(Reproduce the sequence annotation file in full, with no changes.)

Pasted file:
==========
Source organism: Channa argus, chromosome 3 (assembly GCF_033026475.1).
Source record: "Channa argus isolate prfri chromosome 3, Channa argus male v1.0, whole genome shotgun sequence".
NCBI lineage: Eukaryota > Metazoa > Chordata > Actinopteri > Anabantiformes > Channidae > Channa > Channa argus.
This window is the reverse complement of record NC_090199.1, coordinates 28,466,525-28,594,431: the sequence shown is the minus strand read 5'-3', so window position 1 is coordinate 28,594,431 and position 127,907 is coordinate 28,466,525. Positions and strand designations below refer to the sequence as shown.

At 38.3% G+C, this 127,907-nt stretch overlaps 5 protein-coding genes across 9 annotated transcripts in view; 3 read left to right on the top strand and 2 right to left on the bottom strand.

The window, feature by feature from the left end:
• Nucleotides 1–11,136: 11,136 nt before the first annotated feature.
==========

Source organism: Channa argus, chromosome 3 (assembly GCF_033026475.1).
Source record: "Channa argus isolate prfri chromosome 3, Channa argus male v1.0, whole genome shotgun sequence".
NCBI lineage: Eukaryota > Metazoa > Chordata > Actinopteri > Anabantiformes > Channidae > Channa > Channa argus.
This window is the reverse complement of record NC_090199.1, coordinates 28,466,525-28,594,431: the sequence shown is the minus strand read 5'-3', so window position 1 is coordinate 28,594,431 and position 127,907 is coordinate 28,466,525. Positions and strand designations below refer to the sequence as shown.

At 38.3% G+C, this 127,907-nt stretch overlaps 5 protein-coding genes across 9 annotated transcripts in view; 3 read left to right on the top strand and 2 right to left on the bottom strand.

The window, feature by feature from the left end:
• Nucleotides 1–11,136: 11,136 nt before the first annotated feature.